In my recent traveling, I’ve landed in Seattle for a couple of months. As I move through the city, I see it all around me….tents set up in parks, along the sides of the roads, and literally right on the sidewalks. I see trash strewn around, graffiti, disheveled people walking around talking to themselves, yelling at passers-by, or just looking lost. This morning I saw a couple sitting in a doorway, surrounded by piles of trash, the man playing solitaire while the woman just sat and stared, intently watching everyone coming down the road. This is their life. This is how they spend their days.
If you walk the streets downtown, step carefully. You’ll see needles and syringes lying on the ground amongst all the other rubble. While I know that homelessness is not always in conjunction with drug abuse, I think the majority of the time, it is.
What’s disturbing to me is that the majority of us walk past them and never truly SEE them. We see the mess, the garbage. We leave a wide berth as we pass, avoiding any eye contact. We don’t want to see the PEOPLE behind the mess. I’m not saying we shouldn’t be wary. Unfortunately, some of these people are not of sound mind and could potentially be dangerous. I know that. As a woman, I don’t walk down the street alone. What I’m thinking though is this. These people, the ones scrounging through the dumpsters and sleeping under tarps on the sidewalk, they were all once loved by someone. They had parents and maybe siblings, maybe children. Someone out there somewhere is, or at some point in time was, heartbroken over the loss of a loved one.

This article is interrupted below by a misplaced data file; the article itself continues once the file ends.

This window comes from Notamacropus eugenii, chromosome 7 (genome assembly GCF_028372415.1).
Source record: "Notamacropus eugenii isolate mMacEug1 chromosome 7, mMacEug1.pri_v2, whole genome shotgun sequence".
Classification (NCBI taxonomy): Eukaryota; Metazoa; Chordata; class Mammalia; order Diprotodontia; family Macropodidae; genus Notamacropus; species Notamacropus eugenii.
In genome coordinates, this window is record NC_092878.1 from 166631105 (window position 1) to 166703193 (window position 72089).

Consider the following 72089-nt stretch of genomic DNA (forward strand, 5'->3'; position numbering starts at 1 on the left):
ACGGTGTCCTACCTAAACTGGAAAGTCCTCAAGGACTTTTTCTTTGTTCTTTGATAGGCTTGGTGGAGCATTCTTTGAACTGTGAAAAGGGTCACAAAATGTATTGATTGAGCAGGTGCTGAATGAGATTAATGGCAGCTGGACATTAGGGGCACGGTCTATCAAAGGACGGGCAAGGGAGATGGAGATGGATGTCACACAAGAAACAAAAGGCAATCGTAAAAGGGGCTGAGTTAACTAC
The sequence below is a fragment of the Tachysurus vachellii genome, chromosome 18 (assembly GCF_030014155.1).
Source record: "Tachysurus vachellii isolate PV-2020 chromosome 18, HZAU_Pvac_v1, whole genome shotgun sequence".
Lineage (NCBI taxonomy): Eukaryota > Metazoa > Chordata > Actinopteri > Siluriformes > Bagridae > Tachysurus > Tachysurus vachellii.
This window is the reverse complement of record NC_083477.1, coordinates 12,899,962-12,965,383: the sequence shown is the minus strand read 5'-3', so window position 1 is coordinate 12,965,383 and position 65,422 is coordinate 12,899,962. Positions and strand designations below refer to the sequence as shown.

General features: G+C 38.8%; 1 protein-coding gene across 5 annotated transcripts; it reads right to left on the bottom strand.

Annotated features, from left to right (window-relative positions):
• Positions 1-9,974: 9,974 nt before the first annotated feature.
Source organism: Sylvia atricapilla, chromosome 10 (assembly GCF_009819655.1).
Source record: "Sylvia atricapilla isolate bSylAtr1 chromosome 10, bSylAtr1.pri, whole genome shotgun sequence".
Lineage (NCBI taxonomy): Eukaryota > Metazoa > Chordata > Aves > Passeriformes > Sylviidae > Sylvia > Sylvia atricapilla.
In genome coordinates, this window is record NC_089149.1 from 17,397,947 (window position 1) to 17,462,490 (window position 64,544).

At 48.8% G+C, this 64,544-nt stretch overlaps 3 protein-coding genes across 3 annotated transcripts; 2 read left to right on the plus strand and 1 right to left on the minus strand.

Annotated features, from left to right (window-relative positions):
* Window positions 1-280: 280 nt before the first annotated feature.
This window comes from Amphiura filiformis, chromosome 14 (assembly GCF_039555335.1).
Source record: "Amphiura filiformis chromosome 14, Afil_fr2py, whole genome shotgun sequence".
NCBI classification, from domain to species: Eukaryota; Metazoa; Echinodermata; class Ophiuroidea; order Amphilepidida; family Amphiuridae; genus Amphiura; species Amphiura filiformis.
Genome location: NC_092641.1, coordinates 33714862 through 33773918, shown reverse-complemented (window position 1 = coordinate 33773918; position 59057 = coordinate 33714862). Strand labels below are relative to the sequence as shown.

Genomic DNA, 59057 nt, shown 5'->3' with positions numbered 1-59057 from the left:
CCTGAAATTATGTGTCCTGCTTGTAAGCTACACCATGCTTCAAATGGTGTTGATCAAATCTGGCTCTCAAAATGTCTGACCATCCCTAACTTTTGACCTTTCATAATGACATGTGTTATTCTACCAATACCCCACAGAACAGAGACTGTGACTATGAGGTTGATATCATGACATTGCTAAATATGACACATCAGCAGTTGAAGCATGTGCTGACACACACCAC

I have three children, two of which have struggled with addiction. I thank God that they are currently sober! I can remember a time that I feared Laura would be living on the streets. She was so deep into her addiction she would choose prostitution over sobriety. She always managed to find someone willing to take her in but there were times I didn’t know where she was. I didn’t know if she was safe.
Only a few months ago, I thought Matt was going to choose homelessness over getting help. He was released from prison and had nowhere to go. I thank God that it only took a couple of days for him to choose to let us help find a halfway house for him. I pray he continues in recovery but I know he’s got a long way to go and sobriety is a daily walk. I just hope and pray he never reverts back to his former life of drug use.
I imagine my children walking among these faceless people in the little camps of tents set up in the park. While I sympathize with them, my heart truly aches for the people they left behind. Substance abuse has the power to lure our loved ones away. They reach a point where NOTHING matters to them but the drug. Meanwhile the parents, the children, the friends and family are left behind. We’re left to walk through our lives mourning the loss of a soul. The person we love is somewhere deep inside the addict, hidden away in their own prison.
I thank God that I still have my children.